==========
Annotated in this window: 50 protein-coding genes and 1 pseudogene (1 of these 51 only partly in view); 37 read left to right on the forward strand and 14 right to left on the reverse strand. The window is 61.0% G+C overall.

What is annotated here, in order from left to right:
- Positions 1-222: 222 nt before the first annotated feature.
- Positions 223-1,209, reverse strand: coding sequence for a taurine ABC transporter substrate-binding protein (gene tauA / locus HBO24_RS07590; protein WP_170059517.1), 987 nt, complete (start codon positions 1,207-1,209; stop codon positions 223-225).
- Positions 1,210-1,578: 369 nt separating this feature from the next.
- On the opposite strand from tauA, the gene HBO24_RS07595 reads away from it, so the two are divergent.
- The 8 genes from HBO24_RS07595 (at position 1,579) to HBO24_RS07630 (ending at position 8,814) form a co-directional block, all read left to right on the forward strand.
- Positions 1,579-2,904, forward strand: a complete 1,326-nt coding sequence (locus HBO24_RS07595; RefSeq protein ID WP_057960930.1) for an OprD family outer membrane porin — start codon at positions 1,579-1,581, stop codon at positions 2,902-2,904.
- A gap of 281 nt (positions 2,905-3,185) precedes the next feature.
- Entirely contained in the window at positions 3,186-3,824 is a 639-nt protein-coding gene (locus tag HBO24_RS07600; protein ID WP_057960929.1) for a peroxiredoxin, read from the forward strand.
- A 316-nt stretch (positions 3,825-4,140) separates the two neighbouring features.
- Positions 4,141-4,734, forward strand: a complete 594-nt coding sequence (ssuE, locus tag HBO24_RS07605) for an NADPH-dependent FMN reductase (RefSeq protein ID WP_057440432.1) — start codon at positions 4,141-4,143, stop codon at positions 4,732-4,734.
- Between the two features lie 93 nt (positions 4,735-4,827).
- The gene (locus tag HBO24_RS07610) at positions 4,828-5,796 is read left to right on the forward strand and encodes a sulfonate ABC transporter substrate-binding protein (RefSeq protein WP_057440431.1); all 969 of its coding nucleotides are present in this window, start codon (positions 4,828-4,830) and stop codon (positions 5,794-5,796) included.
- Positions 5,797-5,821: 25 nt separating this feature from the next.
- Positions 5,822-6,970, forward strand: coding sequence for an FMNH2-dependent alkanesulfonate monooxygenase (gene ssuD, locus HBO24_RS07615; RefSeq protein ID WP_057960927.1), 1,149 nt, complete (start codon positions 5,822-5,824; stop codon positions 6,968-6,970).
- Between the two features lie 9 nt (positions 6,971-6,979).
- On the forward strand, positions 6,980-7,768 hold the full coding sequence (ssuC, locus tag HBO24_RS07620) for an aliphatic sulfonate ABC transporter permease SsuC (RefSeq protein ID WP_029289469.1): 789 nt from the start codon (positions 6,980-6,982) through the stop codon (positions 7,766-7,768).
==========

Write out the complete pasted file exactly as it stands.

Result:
Annotated in this window: 50 protein-coding genes and 1 pseudogene (1 of these 51 only partly in view); 37 read left to right on the forward strand and 14 right to left on the reverse strand. The window is 61.0% G+C overall.

What is annotated here, in order from left to right:
- Positions 1-222: 222 nt before the first annotated feature.
- Positions 223-1,209, reverse strand: coding sequence for a taurine ABC transporter substrate-binding protein (gene tauA / locus HBO24_RS07590; protein WP_170059517.1), 987 nt, complete (start codon positions 1,207-1,209; stop codon positions 223-225).
- Positions 1,210-1,578: 369 nt separating this feature from the next.
- On the opposite strand from tauA, the gene HBO24_RS07595 reads away from it, so the two are divergent.
- The 8 genes from HBO24_RS07595 (at position 1,579) to HBO24_RS07630 (ending at position 8,814) form a co-directional block, all read left to right on the forward strand.
- Positions 1,579-2,904, forward strand: a complete 1,326-nt coding sequence (locus HBO24_RS07595; RefSeq protein ID WP_057960930.1) for an OprD family outer membrane porin — start codon at positions 1,579-1,581, stop codon at positions 2,902-2,904.
- A gap of 281 nt (positions 2,905-3,185) precedes the next feature.
- Entirely contained in the window at positions 3,186-3,824 is a 639-nt protein-coding gene (locus tag HBO24_RS07600; protein ID WP_057960929.1) for a peroxiredoxin, read from the forward strand.
- A 316-nt stretch (positions 3,825-4,140) separates the two neighbouring features.
- Positions 4,141-4,734, forward strand: a complete 594-nt coding sequence (ssuE, locus tag HBO24_RS07605) for an NADPH-dependent FMN reductase (RefSeq protein ID WP_057440432.1) — start codon at positions 4,141-4,143, stop codon at positions 4,732-4,734.
- Between the two features lie 93 nt (positions 4,735-4,827).
- The gene (locus tag HBO24_RS07610) at positions 4,828-5,796 is read left to right on the forward strand and encodes a sulfonate ABC transporter substrate-binding protein (RefSeq protein WP_057440431.1); all 969 of its coding nucleotides are present in this window, start codon (positions 4,828-4,830) and stop codon (positions 5,794-5,796) included.
- Positions 5,797-5,821: 25 nt separating this feature from the next.
- Positions 5,822-6,970, forward strand: coding sequence for an FMNH2-dependent alkanesulfonate monooxygenase (gene ssuD, locus HBO24_RS07615; RefSeq protein ID WP_057960927.1), 1,149 nt, complete (start codon positions 5,822-5,824; stop codon positions 6,968-6,970).
- Between the two features lie 9 nt (positions 6,971-6,979).
- On the forward strand, positions 6,980-7,768 hold the full coding sequence (ssuC, locus tag HBO24_RS07620) for an aliphatic sulfonate ABC transporter permease SsuC (RefSeq protein ID WP_029289469.1): 789 nt from the start codon (positions 6,980-6,982) through the stop codon (positions 7,766-7,768).